According to the manufacturer’s documentation, rituximab (RTX) should be administered with slow infusion rates to prevent infusion-related adverse events (AEs). Nevertheless, slow infusions are time-consuming and uncomfortable for patients and medical staff. Therefore, faster infusion rates have been studied and proven safe and well tolerated in lymphomas and rheumatoid arthritis (RA). A small amount of data is available for rapid RTX infusions in non-RA autoimmune diseases.


Beginning in September 2015, all RTX-reated patients in our centre and willing to participate, were switched from slow RTX infusions (4.25 hours, given at least once to all patients) to fast infusions (2 hours). A total of 85 RTX 2-hour infusions was administered to 53 patients with autoimmune diseases with renal involvement and selected primary glomerulonephritides (26 ANCA-associated vasculitis, nine systemic lupus erythematodes, seven membranous nephropathy, five IgM nephropathy and six other autoimmune disease). Most of the patients received chronic corticosteroid therapy. The prednisone equivalent dose median (IQR) was 0.1 (0.0–0.2) mg/kg/day.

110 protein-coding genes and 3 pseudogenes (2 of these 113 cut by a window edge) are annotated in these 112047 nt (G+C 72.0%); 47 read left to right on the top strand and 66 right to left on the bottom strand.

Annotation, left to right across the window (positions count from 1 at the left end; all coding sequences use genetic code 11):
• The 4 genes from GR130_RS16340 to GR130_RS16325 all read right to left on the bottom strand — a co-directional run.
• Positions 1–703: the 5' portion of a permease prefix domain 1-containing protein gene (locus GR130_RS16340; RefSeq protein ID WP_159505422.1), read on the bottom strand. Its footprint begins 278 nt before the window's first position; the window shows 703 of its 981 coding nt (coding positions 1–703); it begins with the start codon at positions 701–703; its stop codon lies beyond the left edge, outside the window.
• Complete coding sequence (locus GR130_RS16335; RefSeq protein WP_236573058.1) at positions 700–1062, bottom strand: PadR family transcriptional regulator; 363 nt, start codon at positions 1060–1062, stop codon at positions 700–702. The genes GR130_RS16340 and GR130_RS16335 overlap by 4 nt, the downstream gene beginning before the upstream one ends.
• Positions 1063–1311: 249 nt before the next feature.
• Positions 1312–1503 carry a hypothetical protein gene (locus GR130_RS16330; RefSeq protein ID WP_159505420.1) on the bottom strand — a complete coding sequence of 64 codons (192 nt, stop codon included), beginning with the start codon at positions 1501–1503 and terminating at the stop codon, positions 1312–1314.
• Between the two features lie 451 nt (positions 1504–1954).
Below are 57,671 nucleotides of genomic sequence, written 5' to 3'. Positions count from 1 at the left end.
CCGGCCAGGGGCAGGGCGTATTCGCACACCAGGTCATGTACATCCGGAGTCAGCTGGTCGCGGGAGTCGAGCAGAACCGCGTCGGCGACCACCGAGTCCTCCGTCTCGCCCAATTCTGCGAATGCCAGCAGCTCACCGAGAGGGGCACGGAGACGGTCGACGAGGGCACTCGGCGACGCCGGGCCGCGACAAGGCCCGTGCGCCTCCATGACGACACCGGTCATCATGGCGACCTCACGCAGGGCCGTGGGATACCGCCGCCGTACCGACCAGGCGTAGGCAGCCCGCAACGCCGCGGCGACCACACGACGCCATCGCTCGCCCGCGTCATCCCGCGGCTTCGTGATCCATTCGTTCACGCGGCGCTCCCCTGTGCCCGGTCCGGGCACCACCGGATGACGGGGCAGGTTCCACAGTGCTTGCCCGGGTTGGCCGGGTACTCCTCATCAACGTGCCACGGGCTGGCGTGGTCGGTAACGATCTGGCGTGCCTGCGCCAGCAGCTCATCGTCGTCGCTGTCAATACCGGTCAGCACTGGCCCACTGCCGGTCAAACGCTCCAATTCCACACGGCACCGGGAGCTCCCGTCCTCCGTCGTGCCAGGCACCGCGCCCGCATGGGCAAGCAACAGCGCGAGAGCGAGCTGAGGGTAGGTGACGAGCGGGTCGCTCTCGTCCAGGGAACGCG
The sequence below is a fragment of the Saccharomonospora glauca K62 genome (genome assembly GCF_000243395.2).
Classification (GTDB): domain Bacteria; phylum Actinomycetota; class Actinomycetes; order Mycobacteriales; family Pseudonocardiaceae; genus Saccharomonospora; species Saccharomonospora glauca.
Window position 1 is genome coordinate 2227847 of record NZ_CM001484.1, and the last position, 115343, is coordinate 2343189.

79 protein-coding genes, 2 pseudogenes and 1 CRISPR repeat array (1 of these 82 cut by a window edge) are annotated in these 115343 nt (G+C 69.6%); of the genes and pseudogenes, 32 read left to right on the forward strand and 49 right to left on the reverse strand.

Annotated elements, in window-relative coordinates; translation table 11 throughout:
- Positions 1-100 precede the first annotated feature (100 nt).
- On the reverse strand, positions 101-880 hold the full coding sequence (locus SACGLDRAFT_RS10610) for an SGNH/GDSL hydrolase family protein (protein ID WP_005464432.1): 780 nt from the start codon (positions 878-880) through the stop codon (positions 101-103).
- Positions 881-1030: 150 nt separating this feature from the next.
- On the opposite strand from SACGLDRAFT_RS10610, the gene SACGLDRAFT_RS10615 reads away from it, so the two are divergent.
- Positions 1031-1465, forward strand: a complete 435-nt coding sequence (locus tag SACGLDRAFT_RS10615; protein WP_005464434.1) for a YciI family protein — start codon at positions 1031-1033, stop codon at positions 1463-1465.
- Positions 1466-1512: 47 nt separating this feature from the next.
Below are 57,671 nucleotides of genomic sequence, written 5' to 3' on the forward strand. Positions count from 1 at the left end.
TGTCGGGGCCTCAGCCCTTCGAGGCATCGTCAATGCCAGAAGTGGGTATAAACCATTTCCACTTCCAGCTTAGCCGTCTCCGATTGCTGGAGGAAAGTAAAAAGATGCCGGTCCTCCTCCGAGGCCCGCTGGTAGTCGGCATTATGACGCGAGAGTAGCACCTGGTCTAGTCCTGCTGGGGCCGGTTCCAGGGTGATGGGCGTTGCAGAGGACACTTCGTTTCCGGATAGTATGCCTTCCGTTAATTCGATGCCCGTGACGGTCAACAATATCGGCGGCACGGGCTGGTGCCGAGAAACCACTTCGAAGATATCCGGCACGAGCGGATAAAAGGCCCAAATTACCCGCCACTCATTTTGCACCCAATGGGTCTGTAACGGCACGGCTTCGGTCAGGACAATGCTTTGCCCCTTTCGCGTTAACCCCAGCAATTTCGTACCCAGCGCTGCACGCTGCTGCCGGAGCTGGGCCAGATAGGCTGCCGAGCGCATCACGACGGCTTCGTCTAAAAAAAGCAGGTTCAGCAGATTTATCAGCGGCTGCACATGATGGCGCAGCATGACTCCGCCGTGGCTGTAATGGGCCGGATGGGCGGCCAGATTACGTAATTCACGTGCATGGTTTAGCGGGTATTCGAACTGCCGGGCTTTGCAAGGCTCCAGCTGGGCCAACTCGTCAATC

Rapid RTX infusions were generally well tolerated. Only two infusion-related AEs were recorded: one Common Terminology Criteria for Adverse Events, grade 3, (lower back pain and hypotension followed by chills necessitating methylprednisolone and dipyrone administration) and one grade 1 (subjective intolerance). The AEs frequency does not differ from other studies with rapid RTX infusions in patients with lymphomas and RA.


Our experience supported other published data and provides evidence concerning the safety of non-initial RTX 2-hour infusion which can be administered without raising the infusion-related AEs rate in patients with kidney-affecting autoimmune diseases and glomerulonephritides.